The GC, being the least miles, is most commonly used by commercial ships and planes to save time and fuel. The GC for sailing yachts is sometimes a race-winning tactic as in the 2016 Pacific Cup when the Pacific High was well north and east. However, the GC remains risky as it takes you north where the chance of lighter winds associated with the southern quadrant of the Pacific High during summer months increases.

In the Singlehanded TransPac, I saw Philippe Jamotte's straight-as-an-arrow course after Day 1. When unsure, PJ kept it simple, and it worked for him. A spinnaker flown during the day, hand steering, might have gained him 20 miles/day or 120 miles at 10-40 degrees off course. He likely would have sailed many more miles, spent hours on the foredeck making the changeover, and risked a wrap, which would have caused unneeded anxiety. A man of PJ's size on the bow of an Olson 30 untangling spinnaker gear is a questionable proposition.

Regarding the Pacific Cup, it beats me how boats in the Cruising Class are racing for "Line Honors" when they are allowed to motor through patches of light winds and calms. Line Honors should be the first sailing yacht to finish, not a boat that is motor-assisted.

Skip Allan
Wildflower, FrogCat 22

Kia and John Koropp's article (in Changes in the June issue of Latitude) on sailing to the Cocos Keeling Islands brought back a thought that all these beautiful islands we read about have an 'alt' history.

The Cocos Keelings were the site of a WWI battle between the German light cruiser SMS Emden and the Australian light cruiser HMAS Sydney. Emden had been part of Admiral von Spee's Pacific Squadron in August 1914 when she was detached from the German-made port of Tsingtao, China, to raid British and other allied shipping from the South China Sea to the Indian Ocean. Von Spee, as most historians recall, went east across the Pacific with the remainder of the Far East Squadron, and was left to his fate off the Falkland Islands.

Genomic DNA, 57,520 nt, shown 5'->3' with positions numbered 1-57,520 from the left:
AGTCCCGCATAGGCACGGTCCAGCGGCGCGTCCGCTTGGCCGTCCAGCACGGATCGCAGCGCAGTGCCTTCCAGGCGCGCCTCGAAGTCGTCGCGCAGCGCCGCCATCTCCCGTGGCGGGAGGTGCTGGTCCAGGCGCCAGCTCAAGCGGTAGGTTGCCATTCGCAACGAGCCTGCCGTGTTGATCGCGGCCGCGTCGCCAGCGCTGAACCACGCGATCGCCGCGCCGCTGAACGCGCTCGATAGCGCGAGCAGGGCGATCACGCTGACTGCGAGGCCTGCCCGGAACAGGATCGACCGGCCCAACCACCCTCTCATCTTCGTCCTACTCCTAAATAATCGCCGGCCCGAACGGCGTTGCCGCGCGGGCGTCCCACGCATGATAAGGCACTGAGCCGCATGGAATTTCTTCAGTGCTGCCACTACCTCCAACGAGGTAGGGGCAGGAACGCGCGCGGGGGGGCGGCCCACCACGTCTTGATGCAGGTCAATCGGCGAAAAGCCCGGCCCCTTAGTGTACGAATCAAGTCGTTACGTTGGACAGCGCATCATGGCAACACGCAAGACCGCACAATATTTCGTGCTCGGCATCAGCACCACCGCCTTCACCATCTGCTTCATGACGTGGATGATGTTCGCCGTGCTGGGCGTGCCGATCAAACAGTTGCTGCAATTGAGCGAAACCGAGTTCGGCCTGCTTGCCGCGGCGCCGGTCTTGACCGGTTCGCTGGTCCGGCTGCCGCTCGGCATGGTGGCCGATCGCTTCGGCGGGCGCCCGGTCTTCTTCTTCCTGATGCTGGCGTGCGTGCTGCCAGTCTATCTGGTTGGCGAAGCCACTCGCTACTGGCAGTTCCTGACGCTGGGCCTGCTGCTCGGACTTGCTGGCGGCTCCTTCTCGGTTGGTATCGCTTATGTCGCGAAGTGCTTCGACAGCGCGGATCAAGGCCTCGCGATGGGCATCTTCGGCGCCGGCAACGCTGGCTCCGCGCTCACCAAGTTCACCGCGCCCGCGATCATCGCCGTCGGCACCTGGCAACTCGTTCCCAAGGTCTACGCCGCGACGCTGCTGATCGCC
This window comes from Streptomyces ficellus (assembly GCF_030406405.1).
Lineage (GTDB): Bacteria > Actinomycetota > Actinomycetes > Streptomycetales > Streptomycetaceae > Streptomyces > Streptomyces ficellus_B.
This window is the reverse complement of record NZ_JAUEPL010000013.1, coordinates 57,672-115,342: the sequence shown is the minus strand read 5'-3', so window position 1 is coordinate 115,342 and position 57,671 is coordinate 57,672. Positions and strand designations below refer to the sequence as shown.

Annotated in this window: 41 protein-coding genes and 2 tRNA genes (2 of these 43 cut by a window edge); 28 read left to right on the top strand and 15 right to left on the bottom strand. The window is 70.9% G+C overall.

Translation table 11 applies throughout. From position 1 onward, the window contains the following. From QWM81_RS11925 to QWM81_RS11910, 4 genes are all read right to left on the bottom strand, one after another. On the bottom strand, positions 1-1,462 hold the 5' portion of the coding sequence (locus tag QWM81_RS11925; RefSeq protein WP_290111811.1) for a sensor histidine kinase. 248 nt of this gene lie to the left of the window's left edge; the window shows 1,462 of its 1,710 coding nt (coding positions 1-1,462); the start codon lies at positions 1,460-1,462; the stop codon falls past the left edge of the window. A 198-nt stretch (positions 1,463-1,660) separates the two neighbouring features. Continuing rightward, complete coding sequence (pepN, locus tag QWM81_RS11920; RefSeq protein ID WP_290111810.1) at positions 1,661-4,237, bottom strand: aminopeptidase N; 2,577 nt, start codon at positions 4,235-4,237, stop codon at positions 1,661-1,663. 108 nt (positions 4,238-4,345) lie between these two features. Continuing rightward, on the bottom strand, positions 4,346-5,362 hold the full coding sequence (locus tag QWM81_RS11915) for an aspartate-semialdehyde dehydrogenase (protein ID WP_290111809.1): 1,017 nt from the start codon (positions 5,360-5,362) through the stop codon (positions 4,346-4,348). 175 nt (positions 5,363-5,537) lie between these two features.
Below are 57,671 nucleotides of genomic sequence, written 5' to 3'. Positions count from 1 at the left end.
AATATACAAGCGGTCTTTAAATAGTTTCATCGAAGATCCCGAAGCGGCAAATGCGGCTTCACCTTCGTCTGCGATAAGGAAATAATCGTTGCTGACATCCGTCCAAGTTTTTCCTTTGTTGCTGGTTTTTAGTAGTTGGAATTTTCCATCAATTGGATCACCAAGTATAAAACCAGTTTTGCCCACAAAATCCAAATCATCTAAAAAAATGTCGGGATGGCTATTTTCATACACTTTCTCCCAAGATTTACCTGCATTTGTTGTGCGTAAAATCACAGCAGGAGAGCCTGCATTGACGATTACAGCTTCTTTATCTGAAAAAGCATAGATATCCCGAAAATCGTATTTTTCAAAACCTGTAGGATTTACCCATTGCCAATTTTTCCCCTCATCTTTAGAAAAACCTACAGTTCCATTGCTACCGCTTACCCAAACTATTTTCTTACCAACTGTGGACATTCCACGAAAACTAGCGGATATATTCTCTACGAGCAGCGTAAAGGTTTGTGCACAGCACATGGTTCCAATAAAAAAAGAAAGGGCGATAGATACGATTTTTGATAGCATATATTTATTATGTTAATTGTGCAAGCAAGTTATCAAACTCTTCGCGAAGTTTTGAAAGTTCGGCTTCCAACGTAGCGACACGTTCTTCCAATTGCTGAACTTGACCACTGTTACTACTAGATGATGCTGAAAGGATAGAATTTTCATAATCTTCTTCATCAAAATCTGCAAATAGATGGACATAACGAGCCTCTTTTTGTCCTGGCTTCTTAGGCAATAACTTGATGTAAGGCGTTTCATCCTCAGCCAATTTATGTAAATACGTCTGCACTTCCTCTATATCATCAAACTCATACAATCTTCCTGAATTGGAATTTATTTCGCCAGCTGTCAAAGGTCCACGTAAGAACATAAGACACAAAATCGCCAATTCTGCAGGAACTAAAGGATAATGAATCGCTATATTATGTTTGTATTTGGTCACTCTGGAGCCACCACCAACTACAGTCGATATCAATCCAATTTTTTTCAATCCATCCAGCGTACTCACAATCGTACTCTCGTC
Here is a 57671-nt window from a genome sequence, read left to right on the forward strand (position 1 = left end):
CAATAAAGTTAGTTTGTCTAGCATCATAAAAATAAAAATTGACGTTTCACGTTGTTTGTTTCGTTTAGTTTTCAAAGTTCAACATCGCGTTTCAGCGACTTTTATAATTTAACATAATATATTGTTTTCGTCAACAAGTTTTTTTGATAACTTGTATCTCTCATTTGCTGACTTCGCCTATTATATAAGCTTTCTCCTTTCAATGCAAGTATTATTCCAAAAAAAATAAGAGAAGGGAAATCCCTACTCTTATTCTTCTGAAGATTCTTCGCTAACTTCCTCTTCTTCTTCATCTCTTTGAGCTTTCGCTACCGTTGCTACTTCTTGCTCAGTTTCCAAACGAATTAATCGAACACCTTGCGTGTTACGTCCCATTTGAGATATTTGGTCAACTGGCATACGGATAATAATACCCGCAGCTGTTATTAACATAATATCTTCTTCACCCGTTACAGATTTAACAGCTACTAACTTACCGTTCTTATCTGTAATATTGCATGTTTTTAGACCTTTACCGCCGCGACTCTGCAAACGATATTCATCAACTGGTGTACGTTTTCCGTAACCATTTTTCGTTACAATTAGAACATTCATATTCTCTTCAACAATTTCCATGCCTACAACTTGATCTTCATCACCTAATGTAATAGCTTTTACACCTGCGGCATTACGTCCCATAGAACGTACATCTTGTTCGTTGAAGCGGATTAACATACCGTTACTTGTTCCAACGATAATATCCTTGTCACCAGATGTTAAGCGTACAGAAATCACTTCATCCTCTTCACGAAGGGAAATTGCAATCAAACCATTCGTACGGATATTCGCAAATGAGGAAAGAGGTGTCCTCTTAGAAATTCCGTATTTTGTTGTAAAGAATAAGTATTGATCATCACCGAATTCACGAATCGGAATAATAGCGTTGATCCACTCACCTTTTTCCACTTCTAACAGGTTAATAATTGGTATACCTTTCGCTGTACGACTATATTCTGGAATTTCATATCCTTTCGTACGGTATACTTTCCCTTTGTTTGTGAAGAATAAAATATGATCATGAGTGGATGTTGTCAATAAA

For several months Emden — a sleek, three-stack coal burner — sank or captured British, French and Russian ships. Her exploits caused maritime insurance rates to rise, and ships to stay in port fearing to move. The South China Sea and the Indian Ocean stopped seeing maritime traffic; Emden was crippling the Allied war effort. Emden's skipper was delighted when he would capture a coal-carrying ship, assuring his bunkers would stay topped and he could continue his modern-day piracy.

Alas, all good things must come to an end. In November 1914 Emden stopped at the Keelings to destroy a radio station and cut communication cables linking the islands to the mainland. A German landing party of some 50 men went ashore. Shortly after, Emden saw smoke on the horizon and headed for it hoping for another kill. They planned to pick up the landing party later. But she ran into a merchant convoy (assembled as a group because of Emden's activities) being escorted by Sydney, which had 6-in guns compared to the 4.1-in (105-mm) guns Emden carried.

A quick turn-around to escape was for naught as Sydney was faster (her boilers were clean compared to Emden's after four months cruising with no port calls). Sydney's 6-in guns chopped the Emden up, silencing her guns one by one. Battered, Emden purposely ran aground on the Keelings, and the battle was over. For some 50 years her hulk stayed on the rocks until someone (in the Australian government I believe) decided to clear it away from being an eyesore.

Most of the German survivors of the battle were captured and sent to Malta, but the landing party eluded the Aussies, stole a leaky interisland schooner, and sailed it across the Indian Ocean, up the Red Sea and into Turkish-occupied Arabia. They eventually made it back to Germany by train. The XO of Emden wrote an excellent book of that sailing experience through hostile waters — another 'ripping yarn' of the sea.

Where one sees beautiful beaches, lagoons and palm trees, others see a historical event. When I was a teen in the '50s exploits of WWI like this were common reading, but, too much has happened since; we can't all keep up with or remember such incidents.

Wayne Padgett
LCdr USCG (ret.)